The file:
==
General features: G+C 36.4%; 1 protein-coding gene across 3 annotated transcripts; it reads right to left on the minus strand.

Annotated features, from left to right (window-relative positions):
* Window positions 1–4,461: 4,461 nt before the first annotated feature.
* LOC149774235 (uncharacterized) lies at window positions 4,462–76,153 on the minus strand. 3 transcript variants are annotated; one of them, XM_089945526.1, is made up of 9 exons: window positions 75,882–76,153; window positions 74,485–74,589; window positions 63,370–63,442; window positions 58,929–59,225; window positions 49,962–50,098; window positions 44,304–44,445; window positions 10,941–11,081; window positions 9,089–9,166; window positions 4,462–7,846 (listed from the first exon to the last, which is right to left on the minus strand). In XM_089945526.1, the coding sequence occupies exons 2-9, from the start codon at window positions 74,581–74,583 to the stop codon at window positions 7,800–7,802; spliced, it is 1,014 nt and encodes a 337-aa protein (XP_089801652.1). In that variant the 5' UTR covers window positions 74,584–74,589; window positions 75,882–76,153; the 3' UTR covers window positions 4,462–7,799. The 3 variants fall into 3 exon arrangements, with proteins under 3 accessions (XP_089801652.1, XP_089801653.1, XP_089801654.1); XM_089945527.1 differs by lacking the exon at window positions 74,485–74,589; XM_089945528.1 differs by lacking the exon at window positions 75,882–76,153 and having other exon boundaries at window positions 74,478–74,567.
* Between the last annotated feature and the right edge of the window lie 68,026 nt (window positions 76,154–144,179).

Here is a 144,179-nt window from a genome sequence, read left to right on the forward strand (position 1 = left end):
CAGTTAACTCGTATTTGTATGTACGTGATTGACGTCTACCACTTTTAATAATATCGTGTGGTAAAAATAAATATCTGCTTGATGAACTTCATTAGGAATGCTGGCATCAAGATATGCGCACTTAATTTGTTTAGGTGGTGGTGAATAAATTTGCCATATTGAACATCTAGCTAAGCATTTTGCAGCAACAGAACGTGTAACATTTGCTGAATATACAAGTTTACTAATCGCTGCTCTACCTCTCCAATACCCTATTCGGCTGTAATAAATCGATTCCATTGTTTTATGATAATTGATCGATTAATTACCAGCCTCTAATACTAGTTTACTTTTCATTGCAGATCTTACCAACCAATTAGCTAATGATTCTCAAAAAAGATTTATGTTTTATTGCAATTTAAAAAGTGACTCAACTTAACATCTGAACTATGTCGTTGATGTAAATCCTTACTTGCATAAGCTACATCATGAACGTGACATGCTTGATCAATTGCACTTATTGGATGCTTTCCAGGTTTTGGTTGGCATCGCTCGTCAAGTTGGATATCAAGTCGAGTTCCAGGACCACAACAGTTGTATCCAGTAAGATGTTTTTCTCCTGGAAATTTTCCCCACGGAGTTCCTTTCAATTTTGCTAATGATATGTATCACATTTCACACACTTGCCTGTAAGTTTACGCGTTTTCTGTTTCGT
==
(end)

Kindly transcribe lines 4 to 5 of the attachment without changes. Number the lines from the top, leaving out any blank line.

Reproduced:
* LOC149774235 (uncharacterized) lies at window positions 4,462–76,153 on the minus strand. 3 transcript variants are annotated; one of them, XM_089945526.1, is made up of 9 exons: window positions 75,882–76,153; window positions 74,485–74,589; window positions 63,370–63,442; window positions 58,929–59,225; window positions 49,962–50,098; window positions 44,304–44,445; window positions 10,941–11,081; window positions 9,089–9,166; window positions 4,462–7,846 (listed from the first exon to the last, which is right to left on the minus strand). In XM_089945526.1, the coding sequence occupies exons 2-9, from the start codon at window positions 74,581–74,583 to the stop codon at window positions 7,800–7,802; spliced, it is 1,014 nt and encodes a 337-aa protein (XP_089801652.1). In that variant the 5' UTR covers window positions 74,584–74,589; window positions 75,882–76,153; the 3' UTR covers window positions 4,462–7,799. The 3 variants fall into 3 exon arrangements, with proteins under 3 accessions (XP_089801652.1, XP_089801653.1, XP_089801654.1); XM_089945527.1 differs by lacking the exon at window positions 74,485–74,589; XM_089945528.1 differs by lacking the exon at window positions 75,882–76,153 and having other exon boundaries at window positions 74,478–74,567.
* Between the last annotated feature and the right edge of the window lie 68,026 nt (window positions 76,154–144,179).